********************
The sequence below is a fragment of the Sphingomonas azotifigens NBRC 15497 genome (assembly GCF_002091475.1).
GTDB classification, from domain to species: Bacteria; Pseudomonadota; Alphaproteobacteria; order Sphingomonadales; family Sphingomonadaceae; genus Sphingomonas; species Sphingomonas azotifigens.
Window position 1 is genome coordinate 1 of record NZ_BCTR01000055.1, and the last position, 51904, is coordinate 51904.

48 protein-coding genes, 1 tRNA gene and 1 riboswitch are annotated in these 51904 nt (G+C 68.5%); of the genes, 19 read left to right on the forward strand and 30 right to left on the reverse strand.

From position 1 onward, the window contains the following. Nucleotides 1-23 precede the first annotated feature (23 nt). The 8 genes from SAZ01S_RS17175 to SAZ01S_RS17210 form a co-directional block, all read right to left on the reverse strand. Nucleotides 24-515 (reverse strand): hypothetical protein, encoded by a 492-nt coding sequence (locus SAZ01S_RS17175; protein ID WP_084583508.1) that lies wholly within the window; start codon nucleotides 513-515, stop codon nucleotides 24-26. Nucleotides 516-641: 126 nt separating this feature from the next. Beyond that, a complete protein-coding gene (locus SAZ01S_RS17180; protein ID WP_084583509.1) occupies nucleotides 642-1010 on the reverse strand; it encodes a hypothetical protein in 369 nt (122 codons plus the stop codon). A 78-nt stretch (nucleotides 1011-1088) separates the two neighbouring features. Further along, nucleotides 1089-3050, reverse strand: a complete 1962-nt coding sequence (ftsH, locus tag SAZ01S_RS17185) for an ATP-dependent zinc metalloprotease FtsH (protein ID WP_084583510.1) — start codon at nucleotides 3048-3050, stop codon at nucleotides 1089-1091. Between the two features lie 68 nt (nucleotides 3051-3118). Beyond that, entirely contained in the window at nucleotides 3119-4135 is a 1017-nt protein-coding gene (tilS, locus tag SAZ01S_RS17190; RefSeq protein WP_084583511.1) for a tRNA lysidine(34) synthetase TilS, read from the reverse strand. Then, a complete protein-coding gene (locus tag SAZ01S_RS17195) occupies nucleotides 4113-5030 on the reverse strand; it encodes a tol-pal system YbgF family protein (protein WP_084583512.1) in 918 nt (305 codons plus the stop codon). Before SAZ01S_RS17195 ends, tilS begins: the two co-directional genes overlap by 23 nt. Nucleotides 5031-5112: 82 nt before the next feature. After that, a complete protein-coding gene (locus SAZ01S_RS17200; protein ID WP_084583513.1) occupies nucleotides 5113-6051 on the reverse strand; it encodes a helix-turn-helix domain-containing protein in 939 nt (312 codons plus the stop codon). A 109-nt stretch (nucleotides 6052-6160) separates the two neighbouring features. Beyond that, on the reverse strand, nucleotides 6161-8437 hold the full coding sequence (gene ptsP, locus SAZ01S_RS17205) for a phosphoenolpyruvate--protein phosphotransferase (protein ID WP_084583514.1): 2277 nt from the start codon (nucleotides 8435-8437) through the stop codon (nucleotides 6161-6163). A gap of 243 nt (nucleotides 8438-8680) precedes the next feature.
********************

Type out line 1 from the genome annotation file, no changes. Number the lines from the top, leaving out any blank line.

The sequence below is a fragment of the Sphingomonas azotifigens NBRC 15497 genome (assembly GCF_002091475.1).